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Monday, December 21, 2015

O'Hare's WWII Diary: Still No Word About Dresden Firebombing

This is the second in a series of entries from my father's recently-discovered dairy. He kept it about a week after his release from a German POW camp. This second post, like the first, is strictly present tense. Yet just three months before, my dad and writer Kurt Vonnegut had ringside seats, as POWs, to the American and RAF firebombing of Dresden - Florence of the Elbe.

POWs hid in meat lockers underneath a slaughterhouse during this incineration. One POW blurted out, "I wonder what the poor people are doing tonight." I can't help but think that was my dad. That was his humor.

In a public radio interview, Vonnegut speaks of a conversation he had with my father, some twenty years later.

"What did you learn?" Vonnegut asks.

"I will never believe my government again."

Churchill, who had advocated the firebombing, was knighted.

5/18/45

We moved over to the other compound today. That seems to be the chief benefit accruing to those who have been deloused. The rooms here are much cleaner and better equipped. We eat three times per day restaurant style and the shilly (chile?) is both good and thick - a happy set of circumstances not found readily in Germany. We spent most of the day getting our loot in order and this afternoon learned to our gratification that we were scheduled to move out. About an hour later a sergeant from the 1st Rangers division put in an appearance and announced that trucks were on their way to bring us either to Riesa or Leipzig where there are concentrations of former P.O.W.'s. I had no idea the sight of a G.I. would be so sensational. Needless to say, the limeys hogged him before any of his own countrymen had a chance to learn much from him concerning the good old U.S.A. Well, the trucks finally arrived and after the normal red tape we piled into them and took off. Approximately two hours later we found ourselves in Riesa. Temporary quarters were provided for us in some Jerry barracks. We are supposed to move in the morning to some other place in town where there are more G.I.'s. Our present barracks aren't at all bad except for the lack of anything soft upon which to lay our weary bones. There are some limeys here who have been waiting to get out for almost a month. It seems that Stalag W-B was liberated by the Russians on April 23.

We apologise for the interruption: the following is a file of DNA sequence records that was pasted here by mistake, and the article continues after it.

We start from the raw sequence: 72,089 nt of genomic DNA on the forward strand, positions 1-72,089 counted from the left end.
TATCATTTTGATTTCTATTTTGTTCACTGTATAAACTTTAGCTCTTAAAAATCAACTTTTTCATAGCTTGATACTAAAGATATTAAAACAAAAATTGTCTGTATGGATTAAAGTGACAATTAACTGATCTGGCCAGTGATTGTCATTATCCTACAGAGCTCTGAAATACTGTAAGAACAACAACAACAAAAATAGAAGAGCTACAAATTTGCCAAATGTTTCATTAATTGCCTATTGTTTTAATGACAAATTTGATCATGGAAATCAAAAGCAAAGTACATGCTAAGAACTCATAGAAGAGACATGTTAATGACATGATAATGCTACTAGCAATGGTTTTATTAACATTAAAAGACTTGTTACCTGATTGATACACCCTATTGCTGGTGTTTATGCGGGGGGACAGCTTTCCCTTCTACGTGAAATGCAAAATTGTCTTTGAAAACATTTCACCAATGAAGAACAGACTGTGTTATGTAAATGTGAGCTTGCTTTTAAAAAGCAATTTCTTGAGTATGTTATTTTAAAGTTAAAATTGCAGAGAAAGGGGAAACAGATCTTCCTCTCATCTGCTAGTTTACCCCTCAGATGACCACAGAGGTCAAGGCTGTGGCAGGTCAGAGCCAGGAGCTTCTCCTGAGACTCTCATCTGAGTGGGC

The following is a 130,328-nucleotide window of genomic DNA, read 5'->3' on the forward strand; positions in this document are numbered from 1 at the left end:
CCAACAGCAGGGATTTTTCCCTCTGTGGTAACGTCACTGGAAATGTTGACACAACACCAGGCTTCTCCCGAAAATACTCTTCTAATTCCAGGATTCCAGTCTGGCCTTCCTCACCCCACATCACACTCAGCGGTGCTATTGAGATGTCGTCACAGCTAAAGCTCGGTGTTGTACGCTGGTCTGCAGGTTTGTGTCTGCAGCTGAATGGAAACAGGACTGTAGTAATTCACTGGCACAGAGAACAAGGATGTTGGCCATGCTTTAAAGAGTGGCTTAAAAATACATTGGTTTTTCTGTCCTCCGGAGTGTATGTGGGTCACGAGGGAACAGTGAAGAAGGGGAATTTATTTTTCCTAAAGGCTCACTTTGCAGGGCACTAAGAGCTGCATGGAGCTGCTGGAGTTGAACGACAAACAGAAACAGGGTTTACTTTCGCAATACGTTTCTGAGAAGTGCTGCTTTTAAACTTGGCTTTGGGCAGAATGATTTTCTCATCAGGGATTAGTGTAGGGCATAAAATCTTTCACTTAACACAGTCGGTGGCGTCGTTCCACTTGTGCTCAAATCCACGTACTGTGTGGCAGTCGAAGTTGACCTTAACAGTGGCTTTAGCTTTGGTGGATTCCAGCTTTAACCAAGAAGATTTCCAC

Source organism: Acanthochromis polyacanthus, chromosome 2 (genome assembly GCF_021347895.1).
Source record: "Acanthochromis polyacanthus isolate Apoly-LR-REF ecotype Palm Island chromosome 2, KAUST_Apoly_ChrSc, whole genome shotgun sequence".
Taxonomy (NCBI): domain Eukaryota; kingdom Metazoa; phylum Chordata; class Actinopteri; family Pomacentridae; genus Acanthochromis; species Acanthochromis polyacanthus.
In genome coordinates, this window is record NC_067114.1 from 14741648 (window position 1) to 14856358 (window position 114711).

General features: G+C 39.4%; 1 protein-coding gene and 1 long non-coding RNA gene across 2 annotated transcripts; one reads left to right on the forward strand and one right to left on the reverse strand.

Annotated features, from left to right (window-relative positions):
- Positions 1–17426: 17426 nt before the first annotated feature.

Blogger's Note: This was originally published on 12/12/07.

14 comments:

Patrick "Dennis McDennison" Coughlin said...

My understanding of the attack was that although there was military implications and justifications for the attacks, the were minor at best. Churchill ok'd the attacks on the basis of retarding oil, troop and communication supplies to the eastern front (based on communication from his Secretary of State for Air, Sir Archibald Sinclair). Granted, Dresden was on the eastern border of Germany, but I personally think the systematic destruction of the city had other, retributive justifications that were hind-sighted at best.

Dresden was the artistic capital of Germany, and arguably, Western Europe. From all accounts it was a beautiful city rich in culture and with little military significance other than a supply depot. It may be impossible to get in the minds of the military leaders of the allies, but this was not a hasty decision, and it was carried out not with the intent to stop the flow of oil or troops, but to kill as many as possible and destroy a city. With that in mind, it gets a lot easier to judge.

I think the point that my grandfather and KV were making can be best summed up in his words, not mine:

"And they miss his message, in which he pleads that world governments found thier rule on something more akin to the Sermon on the Mount than the preachings of those who lead the world to Armageddon."

Anonymous said...

I've enjoyed the diary posts immensely.

WWII stories cause me to consider how brutally the US fought those wars, and how we have fought all others since.